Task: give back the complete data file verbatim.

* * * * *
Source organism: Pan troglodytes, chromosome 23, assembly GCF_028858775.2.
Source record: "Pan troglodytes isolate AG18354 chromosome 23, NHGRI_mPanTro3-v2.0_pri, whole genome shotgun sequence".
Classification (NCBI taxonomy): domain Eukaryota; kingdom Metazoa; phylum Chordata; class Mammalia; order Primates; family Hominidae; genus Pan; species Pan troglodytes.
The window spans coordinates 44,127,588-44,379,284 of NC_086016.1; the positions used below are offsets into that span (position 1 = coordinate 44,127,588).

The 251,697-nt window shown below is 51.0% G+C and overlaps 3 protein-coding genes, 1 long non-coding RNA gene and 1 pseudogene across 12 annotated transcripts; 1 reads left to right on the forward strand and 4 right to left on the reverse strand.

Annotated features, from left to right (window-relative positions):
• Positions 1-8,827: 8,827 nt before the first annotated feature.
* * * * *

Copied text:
Source organism: Pan troglodytes, chromosome 23, assembly GCF_028858775.2.
Source record: "Pan troglodytes isolate AG18354 chromosome 23, NHGRI_mPanTro3-v2.0_pri, whole genome shotgun sequence".
Classification (NCBI taxonomy): domain Eukaryota; kingdom Metazoa; phylum Chordata; class Mammalia; order Primates; family Hominidae; genus Pan; species Pan troglodytes.
The window spans coordinates 44,127,588-44,379,284 of NC_086016.1; the positions used below are offsets into that span (position 1 = coordinate 44,127,588).

The 251,697-nt window shown below is 51.0% G+C and overlaps 3 protein-coding genes, 1 long non-coding RNA gene and 1 pseudogene across 12 annotated transcripts; 1 reads left to right on the forward strand and 4 right to left on the reverse strand.

Annotated features, from left to right (window-relative positions):
• Positions 1-8,827: 8,827 nt before the first annotated feature.